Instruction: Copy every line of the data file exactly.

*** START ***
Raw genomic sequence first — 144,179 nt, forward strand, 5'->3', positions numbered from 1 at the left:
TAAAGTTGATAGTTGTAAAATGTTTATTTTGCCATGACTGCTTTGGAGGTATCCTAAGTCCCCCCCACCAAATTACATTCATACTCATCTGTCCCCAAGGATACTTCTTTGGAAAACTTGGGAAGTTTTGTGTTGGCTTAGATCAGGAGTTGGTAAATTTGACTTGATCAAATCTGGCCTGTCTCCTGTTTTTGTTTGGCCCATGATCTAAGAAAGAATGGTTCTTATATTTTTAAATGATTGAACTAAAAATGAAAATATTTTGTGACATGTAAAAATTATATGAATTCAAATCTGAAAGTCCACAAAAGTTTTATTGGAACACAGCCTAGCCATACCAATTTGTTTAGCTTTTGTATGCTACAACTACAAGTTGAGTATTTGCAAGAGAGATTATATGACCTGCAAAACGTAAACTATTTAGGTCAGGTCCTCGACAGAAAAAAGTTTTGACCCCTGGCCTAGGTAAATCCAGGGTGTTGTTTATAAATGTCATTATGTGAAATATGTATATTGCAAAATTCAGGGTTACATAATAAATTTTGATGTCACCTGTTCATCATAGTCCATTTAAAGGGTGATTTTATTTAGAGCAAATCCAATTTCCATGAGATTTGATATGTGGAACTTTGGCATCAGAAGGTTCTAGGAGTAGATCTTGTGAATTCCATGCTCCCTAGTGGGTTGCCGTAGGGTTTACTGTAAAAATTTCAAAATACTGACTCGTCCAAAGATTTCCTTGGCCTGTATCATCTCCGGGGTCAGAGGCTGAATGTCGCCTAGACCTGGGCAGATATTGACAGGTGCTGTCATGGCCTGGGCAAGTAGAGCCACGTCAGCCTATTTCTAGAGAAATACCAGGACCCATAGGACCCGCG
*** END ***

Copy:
Raw genomic sequence first — 144,179 nt, forward strand, 5'->3', positions numbered from 1 at the left:
TAAAGTTGATAGTTGTAAAATGTTTATTTTGCCATGACTGCTTTGGAGGTATCCTAAGTCCCCCCCACCAAATTACATTCATACTCATCTGTCCCCAAGGATACTTCTTTGGAAAACTTGGGAAGTTTTGTGTTGGCTTAGATCAGGAGTTGGTAAATTTGACTTGATCAAATCTGGCCTGTCTCCTGTTTTTGTTTGGCCCATGATCTAAGAAAGAATGGTTCTTATATTTTTAAATGATTGAACTAAAAATGAAAATATTTTGTGACATGTAAAAATTATATGAATTCAAATCTGAAAGTCCACAAAAGTTTTATTGGAACACAGCCTAGCCATACCAATTTGTTTAGCTTTTGTATGCTACAACTACAAGTTGAGTATTTGCAAGAGAGATTATATGACCTGCAAAACGTAAACTATTTAGGTCAGGTCCTCGACAGAAAAAAGTTTTGACCCCTGGCCTAGGTAAATCCAGGGTGTTGTTTATAAATGTCATTATGTGAAATATGTATATTGCAAAATTCAGGGTTACATAATAAATTTTGATGTCACCTGTTCATCATAGTCCATTTAAAGGGTGATTTTATTTAGAGCAAATCCAATTTCCATGAGATTTGATATGTGGAACTTTGGCATCAGAAGGTTCTAGGAGTAGATCTTGTGAATTCCATGCTCCCTAGTGGGTTGCCGTAGGGTTTACTGTAAAAATTTCAAAATACTGACTCGTCCAAAGATTTCCTTGGCCTGTATCATCTCCGGGGTCAGAGGCTGAATGTCGCCTAGACCTGGGCAGATATTGACAGGTGCTGTCATGGCCTGGGCAAGTAGAGCCACGTCAGCCTATTTCTAGAGAAATACCAGGACCCATAGGACCCGCG